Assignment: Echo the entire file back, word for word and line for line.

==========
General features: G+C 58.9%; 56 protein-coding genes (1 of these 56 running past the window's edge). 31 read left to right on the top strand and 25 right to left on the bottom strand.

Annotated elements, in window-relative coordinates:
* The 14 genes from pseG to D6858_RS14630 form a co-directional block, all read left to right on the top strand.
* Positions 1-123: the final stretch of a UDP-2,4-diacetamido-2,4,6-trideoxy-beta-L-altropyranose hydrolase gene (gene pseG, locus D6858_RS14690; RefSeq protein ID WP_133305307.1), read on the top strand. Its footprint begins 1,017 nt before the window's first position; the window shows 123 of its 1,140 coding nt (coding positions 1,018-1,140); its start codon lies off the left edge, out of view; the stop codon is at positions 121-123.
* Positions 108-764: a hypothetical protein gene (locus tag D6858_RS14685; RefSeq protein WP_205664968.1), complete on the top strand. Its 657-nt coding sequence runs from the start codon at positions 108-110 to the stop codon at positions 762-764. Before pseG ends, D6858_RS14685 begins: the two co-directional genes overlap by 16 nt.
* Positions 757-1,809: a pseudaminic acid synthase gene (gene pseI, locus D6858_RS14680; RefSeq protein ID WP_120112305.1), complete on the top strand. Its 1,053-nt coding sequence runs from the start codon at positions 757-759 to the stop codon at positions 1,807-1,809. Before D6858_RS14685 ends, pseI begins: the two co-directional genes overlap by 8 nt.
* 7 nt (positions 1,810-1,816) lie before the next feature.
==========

General features: G+C 58.9%; 56 protein-coding genes (1 of these 56 running past the window's edge). 31 read left to right on the top strand and 25 right to left on the bottom strand.

Annotated elements, in window-relative coordinates:
* The 14 genes from pseG to D6858_RS14630 form a co-directional block, all read left to right on the top strand.
* Positions 1-123: the final stretch of a UDP-2,4-diacetamido-2,4,6-trideoxy-beta-L-altropyranose hydrolase gene (gene pseG, locus D6858_RS14690; RefSeq protein ID WP_133305307.1), read on the top strand. Its footprint begins 1,017 nt before the window's first position; the window shows 123 of its 1,140 coding nt (coding positions 1,018-1,140); its start codon lies off the left edge, out of view; the stop codon is at positions 121-123.
* Positions 108-764: a hypothetical protein gene (locus tag D6858_RS14685; RefSeq protein WP_205664968.1), complete on the top strand. Its 657-nt coding sequence runs from the start codon at positions 108-110 to the stop codon at positions 762-764. Before pseG ends, D6858_RS14685 begins: the two co-directional genes overlap by 16 nt.
* Positions 757-1,809: a pseudaminic acid synthase gene (gene pseI, locus D6858_RS14680; RefSeq protein ID WP_120112305.1), complete on the top strand. Its 1,053-nt coding sequence runs from the start codon at positions 757-759 to the stop codon at positions 1,807-1,809. Before D6858_RS14685 ends, pseI begins: the two co-directional genes overlap by 8 nt.
* 7 nt (positions 1,810-1,816) lie before the next feature.